Sunday, January 10, 2010

The Kind of Love That Fits Hand in Glove

We've all been there, or at least passed the off-ramp: when it's nearing midnight day/week/weekend that may have been pleasant and productive enough, but for whatever reason you remain just a bit...restless, just short of satisfaction, unable to fully shut down or harboring the slightest nagging feeling about something yet left undone, often complicated further by a lack of another sentient being in the vicinity from whom you could feasibly solicit assistance in resolving the issue. It's a damning little nuisance of a conundrum, and one that, I'd boldly venture to guess, is hardly an uncommon occurrence for a large portion of the population. What to do?


Apparently this kind of less-than-ideal circumstance discriminates not by class, wealth, or fame, a sort of great equalizer between celebrity and plebeian. And seeing as commonplace personal conflict supplies such a generous amount of material for contemporary pop music artistic creation, it makes sense that the topic shows up in the repertoires of some of the medium's biggest (usually female) artists, as much as the nature of the matter dictates the unique indirectness with which it is approached. Herein we compare and contrast a few of the more prominent recent examples of such serenades on self-fulfillment, because after all, if we don't do it ourselves, who will?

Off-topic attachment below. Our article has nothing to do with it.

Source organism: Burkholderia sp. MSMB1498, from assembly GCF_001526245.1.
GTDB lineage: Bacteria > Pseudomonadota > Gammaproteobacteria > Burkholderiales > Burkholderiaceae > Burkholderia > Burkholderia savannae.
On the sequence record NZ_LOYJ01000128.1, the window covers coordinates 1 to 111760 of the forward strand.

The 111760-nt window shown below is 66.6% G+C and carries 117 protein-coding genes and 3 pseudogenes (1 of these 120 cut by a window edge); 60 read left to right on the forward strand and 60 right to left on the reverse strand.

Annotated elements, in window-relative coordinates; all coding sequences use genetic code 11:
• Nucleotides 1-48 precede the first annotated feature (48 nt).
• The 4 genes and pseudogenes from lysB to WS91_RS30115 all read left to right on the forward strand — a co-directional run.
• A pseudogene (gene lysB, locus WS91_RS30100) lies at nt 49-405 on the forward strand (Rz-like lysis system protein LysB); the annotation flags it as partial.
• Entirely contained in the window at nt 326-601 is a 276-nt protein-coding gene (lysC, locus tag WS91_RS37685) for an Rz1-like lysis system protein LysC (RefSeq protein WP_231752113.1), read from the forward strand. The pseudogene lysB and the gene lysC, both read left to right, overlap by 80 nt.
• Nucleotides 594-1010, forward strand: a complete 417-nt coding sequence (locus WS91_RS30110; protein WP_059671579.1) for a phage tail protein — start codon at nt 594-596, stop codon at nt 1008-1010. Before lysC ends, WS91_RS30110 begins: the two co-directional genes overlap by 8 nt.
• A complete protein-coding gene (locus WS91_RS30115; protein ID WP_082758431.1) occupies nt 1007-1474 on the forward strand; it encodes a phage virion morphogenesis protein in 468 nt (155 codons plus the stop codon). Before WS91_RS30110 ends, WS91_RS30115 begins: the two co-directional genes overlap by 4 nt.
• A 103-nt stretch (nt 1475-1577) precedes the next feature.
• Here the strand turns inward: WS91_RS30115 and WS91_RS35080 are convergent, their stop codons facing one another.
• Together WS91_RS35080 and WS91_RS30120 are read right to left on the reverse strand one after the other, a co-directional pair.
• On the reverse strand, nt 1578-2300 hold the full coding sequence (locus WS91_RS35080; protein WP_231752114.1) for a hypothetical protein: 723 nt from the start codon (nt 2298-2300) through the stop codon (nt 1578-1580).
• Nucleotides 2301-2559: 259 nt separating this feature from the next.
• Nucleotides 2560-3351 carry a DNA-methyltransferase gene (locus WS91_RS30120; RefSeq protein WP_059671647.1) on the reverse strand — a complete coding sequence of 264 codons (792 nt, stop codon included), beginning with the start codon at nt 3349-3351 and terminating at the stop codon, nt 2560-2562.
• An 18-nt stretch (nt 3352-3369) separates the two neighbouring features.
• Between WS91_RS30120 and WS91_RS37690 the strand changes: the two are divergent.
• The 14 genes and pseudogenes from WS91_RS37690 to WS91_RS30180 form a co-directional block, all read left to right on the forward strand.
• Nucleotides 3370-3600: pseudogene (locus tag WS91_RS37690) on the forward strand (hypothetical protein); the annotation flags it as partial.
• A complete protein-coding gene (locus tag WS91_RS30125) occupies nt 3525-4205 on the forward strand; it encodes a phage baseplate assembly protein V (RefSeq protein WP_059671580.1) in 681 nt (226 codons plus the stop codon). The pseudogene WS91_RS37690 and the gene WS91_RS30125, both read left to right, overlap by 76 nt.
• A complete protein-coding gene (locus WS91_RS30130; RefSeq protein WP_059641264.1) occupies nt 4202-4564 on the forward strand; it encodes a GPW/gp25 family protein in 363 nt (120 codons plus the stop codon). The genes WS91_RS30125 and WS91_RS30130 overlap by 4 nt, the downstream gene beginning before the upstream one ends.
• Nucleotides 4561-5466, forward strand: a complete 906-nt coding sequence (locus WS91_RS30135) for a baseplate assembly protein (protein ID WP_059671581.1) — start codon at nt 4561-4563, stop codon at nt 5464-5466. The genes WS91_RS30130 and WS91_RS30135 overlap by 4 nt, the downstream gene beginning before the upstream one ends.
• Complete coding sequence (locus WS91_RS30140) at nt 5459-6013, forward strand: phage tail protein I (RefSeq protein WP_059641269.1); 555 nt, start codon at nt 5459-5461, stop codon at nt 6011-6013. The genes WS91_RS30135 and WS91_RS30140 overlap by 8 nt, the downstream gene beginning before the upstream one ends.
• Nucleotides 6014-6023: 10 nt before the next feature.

"She Bop" Cyndi Lauper (She's So Unusual, Epic Records, 1984)

Five years before Madonna got a gospel choir to help her sing about blowjobs, her one-time rival for the Queen of Pop title (and original front-runner, believe it or not) scarred the first of the overprotective Generation X parents with her third single from her debut album She's So Unusual. In case you ever wondered why cd cases now come emblazoned with parental warning labels like cigarette cartons, here's one of your culprits: "She Bop" was one of the offending items on the infamous "Filthy Fifteen" list compiled by the new censors...sorry, I mean the National Parent Teacher Association...in support of their efforts to control their precious children's access to anything having to do with the act with which they were created.
Sample lyric:

They say I better get a chaperone
Because I can't stop messin' with the danger zone.
No, I won't worry, and I won't fret
Ain't no law against it yet.
Subtlety: B-
Musical Achievement: B
Suggested Penance: Minimal (maybe just brush your teeth)



Lady Gaga - "So Happy I Could Die" (The Fame Monster, Streamline/Konlive/Cherrytree/Interscope, 2009)

By the time Lady Gaga's extended re-release of her 2008 debut album The Fame (as The Fame Monster), everyone was pretty familiar with the new pop icon's penchant for riding disco sticks and bad romance in her rear window. This down-tempo, glammed up electro-pop number, the penultimate track of the eight new offerings on The Fame Monster, follows tracks referencing anal sex, anonymous liaisons, and one devoted entirely to a particularly well-endowed paramour, almost as reassurance that the Gaga is indeed capable of giving herself a hand on the seemingly rare occasions one isn't already being offered. Which is good, because we were a little worried.